I never used throws in my wrestling career. Throws just weren’t my thing. High amplitude throws look cool and can score a wrestler 5 points quickly and maybe even result in a pin. But, throws are also high risk moves. Throws are high-risk, high-reward moves. Investing in commodities is also a high-risk, high-reward endeavor. I’d rather put my money into a savings account or a CD with an assured rate of return on my investment.
Similarly, in the sport of wrestling I’d rather put my practice time to use on drilling double legs, single legs, and stand-ups. In the sport of football, you see a lot of hand-offs and short passes. You don’t often see trick plays or really long passes (i.e. the bomb). Often a team will kick a field goal instead of trying for the touchdown because the field goal is more of a sure thing. I think you see what I’m getting at. It’s good to learn throws and counters to throws. However, usually the fundamentals win wrestling matches. This is probably a message you have heard before. Ninety percent of the time, you will probably use the same moves. You may use a different version of the move or set it up differently, but use the same basic move nonetheless.
I had a teammate in junior high who liked to headlock everyone he wrestled. That worked in junior high, but it stopped working in high school. If you’re good at throws then go for it. But, most NCAA champions and freestyle Olympic champions are not throwers. Watch a video of John Smith or Tom Brands and see how often they do a throw. I don’t think I’ve ever seen either wrestler do a throw in competition.
Most of the following moves can easily be found online or in books. Several are featured in online videos. I’m sure you know all of these moves. They are basic moves. But, fundamental moves win matches which is why everyone uses them. The key is to find the proper techniques for applying these moves. Remember the importance of setting your moves up and not just wildly shooting takedowns. Be aware of your position at all times. Don’t try to emulate other wrestlers or do moves just because your coach thinks they are good. Find out what works for you. Take the time to learn your craft (i.e. wrestling). Don’t be lured in by fancy moves or instant gratification. Practice and drill fundamental moves religiously. Don’t spend time in practice or in competition performing moves that are only likely to work two percent of the time. Now then, here are my ten favorite moves.
1. Double leg takedown
The double leg is one of the first moves I learned. The double leg is one of the first moves most wrestlers learn. The sport of judo has a similar technique known as morote- gari (two-handed reap or double leg grab). What could be more basic than tackling someone by grabbing both of his legs? Kids probably do it all of the time. Of course, it’s a bit more difficult than that. Proper technique is required. You don’t want to get overextended. You opponent could snap you down and spin around or put you in a front headlock. Therefore, make sure that you take a deep penetration step while keeping your hips under you. Some wrestlers like to drive through their opponents and some like to lift their opponent off the ground to finish the double leg. In junior high we were always told, “On a double leg you keep your head on the outside Moving company amsterdam. On a single leg you keep your head on the inside.” Sometimes you can lock your hands while doing a double leg and then use your head as a pry to take your opponent down. I had a high school teammate who used the double leg takedown 99% of the time when he was on his feet. He placed third in the state tournament during his senior year. Sometimes you can get away with doing the same move repeatedly when you’re really good at it. You can often switch off to a double leg after performing a high crotch. The double leg is a fairly low-risk move. If you don’t finish it, you often simply end up back on your feet again. Former UFC champion Matt Hughes executed double legs in matches often and slammed his opponents to the canvas. Mixed martial artists often learn how to perform a double leg. Of course, you can’t slam your opponent in folkstyle wrestling. But, the double leg takedown is a great move. The double leg is a high percentage move (i.e. it often works).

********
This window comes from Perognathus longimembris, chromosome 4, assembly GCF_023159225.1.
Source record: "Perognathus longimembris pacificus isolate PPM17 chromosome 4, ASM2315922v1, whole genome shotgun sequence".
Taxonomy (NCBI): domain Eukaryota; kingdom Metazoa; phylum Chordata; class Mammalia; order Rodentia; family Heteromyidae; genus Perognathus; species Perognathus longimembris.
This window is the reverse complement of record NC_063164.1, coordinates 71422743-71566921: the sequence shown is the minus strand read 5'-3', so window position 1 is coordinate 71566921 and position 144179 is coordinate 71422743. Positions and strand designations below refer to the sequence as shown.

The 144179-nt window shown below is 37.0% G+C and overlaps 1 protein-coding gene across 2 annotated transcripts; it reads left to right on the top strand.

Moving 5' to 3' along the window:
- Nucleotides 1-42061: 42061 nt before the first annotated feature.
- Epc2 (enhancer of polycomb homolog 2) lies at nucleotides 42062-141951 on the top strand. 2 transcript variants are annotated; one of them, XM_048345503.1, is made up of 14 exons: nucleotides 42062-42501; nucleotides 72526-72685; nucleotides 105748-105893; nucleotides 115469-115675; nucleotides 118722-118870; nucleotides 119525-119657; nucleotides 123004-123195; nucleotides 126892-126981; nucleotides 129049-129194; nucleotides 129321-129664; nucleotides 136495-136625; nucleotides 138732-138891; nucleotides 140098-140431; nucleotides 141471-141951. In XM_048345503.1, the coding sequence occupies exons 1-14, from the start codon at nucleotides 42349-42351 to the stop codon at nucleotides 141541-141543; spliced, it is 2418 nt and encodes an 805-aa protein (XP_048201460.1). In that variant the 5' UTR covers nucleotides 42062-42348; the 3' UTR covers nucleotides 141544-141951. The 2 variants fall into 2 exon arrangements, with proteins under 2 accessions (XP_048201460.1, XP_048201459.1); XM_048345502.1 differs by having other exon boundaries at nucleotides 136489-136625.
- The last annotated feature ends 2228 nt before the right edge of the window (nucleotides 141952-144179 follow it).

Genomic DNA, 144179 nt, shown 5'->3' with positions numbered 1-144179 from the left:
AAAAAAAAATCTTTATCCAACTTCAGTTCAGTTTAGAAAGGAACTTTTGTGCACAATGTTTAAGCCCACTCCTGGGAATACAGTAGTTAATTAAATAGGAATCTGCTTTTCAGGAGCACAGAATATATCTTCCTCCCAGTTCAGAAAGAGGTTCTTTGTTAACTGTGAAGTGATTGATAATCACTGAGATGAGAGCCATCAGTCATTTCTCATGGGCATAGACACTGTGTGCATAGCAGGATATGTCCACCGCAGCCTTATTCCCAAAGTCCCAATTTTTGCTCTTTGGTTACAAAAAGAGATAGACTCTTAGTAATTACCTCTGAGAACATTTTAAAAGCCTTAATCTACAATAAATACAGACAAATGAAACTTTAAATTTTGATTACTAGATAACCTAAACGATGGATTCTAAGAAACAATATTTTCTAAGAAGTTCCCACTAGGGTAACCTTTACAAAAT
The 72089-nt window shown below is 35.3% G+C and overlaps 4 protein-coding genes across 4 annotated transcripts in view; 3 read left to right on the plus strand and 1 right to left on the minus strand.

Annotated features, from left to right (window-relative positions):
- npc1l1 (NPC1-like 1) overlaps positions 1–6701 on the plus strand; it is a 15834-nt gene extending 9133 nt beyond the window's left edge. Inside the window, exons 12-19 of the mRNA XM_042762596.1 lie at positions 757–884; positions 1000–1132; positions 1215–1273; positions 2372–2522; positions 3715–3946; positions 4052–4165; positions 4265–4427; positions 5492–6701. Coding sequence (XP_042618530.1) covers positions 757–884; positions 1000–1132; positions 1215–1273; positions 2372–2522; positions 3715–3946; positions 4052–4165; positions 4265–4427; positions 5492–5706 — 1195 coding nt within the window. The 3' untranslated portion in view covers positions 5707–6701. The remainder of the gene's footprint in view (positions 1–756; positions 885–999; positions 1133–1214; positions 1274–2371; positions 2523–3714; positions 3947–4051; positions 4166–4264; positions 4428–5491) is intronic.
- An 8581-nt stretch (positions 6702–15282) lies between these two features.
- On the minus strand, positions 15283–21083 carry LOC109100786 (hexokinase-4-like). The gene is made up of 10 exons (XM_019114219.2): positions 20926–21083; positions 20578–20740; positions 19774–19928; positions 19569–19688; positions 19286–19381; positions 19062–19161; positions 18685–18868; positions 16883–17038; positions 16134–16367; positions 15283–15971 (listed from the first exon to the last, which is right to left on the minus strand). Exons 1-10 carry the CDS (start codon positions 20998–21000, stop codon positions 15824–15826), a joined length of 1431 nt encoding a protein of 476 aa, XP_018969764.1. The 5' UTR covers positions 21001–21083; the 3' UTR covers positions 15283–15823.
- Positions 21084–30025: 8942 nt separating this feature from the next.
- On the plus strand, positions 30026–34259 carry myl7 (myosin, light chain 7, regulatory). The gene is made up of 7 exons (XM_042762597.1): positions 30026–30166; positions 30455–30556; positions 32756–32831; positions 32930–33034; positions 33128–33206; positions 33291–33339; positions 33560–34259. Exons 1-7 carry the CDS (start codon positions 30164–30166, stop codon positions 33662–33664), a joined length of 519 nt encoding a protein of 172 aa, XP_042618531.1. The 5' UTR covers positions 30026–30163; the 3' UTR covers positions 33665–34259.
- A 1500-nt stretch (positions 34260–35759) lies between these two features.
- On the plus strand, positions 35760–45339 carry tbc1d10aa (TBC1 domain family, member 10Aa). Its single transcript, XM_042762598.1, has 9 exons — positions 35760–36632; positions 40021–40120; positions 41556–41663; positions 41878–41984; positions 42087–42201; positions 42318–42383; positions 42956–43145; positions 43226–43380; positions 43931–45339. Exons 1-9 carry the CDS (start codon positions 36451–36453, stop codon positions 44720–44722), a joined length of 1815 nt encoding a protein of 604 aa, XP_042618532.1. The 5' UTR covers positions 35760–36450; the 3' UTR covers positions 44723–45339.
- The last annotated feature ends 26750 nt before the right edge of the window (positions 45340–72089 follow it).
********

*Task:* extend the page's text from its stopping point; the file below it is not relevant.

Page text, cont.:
2. Single leg takedown
The single leg is another basic takedown. I used primarily single leg takedowns in high school. There are numerous ways to set up and finish a single leg. The single leg is also a high percentage move. Push and pull your opponent causing him to bring the leg you want to attack forward. Make him “heavy” on the foot you want to attack. Lower your level and shoot in with your hips under you as a strong foundation. Keep your head inside and get an angle off to his side. Or, don’t tie up and simply make sure you are close enough to perform your shot without getting overextended. I think it’s fairly easy to shoot a single leg. I think the real secret is being able to finish it. You may have to pivot around and grab his far ankle. You may have to get his ankle on your knee to help you lift his leg. You may have to tripod up and then do a “boot scoot.” Spend a lot of time working on your ties, set-ups, and finishes for single legs and other takedowns.